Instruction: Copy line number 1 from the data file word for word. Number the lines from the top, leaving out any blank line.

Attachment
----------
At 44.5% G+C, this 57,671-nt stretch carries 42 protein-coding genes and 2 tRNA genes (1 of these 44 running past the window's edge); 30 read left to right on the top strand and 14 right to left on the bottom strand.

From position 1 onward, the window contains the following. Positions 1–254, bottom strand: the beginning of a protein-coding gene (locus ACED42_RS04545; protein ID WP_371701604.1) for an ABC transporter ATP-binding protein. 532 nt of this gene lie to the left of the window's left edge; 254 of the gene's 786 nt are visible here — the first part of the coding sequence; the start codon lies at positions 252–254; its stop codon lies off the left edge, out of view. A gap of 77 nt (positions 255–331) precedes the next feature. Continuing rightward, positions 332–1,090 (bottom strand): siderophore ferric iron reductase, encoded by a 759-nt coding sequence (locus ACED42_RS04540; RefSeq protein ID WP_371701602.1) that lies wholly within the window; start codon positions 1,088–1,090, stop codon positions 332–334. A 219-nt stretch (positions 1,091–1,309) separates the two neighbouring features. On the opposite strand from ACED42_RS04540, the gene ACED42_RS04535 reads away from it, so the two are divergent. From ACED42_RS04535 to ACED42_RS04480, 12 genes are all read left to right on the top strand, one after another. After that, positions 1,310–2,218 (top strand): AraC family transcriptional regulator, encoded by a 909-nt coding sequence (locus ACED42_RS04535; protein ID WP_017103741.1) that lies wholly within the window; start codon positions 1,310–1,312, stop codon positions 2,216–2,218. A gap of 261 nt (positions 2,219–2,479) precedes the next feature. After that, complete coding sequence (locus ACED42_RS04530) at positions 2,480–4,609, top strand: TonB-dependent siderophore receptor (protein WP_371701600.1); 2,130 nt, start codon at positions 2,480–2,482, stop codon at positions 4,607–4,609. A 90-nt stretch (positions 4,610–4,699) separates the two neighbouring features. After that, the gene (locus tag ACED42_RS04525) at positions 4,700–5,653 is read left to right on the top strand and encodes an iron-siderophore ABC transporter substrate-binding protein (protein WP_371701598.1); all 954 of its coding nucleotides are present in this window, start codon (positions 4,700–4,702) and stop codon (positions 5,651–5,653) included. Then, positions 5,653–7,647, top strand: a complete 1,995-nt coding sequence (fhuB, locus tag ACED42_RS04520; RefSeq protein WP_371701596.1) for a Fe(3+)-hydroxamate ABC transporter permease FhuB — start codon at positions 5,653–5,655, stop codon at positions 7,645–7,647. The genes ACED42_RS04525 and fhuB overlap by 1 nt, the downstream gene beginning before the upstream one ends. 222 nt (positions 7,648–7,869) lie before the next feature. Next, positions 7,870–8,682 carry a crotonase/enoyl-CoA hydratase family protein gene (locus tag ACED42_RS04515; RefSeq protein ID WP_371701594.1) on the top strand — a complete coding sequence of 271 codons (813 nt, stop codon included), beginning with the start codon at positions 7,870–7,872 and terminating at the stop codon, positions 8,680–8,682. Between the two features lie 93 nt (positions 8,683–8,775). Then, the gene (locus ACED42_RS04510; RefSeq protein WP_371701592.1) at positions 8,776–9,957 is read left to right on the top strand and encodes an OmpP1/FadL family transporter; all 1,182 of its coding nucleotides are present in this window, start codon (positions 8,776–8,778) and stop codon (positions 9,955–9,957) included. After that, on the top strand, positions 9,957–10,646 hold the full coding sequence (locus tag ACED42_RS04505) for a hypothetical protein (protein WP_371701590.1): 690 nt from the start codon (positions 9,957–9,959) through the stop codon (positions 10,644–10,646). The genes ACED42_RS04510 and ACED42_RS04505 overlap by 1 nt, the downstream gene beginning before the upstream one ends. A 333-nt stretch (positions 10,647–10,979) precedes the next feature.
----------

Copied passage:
At 44.5% G+C, this 57,671-nt stretch carries 42 protein-coding genes and 2 tRNA genes (1 of these 44 running past the window's edge); 30 read left to right on the top strand and 14 right to left on the bottom strand.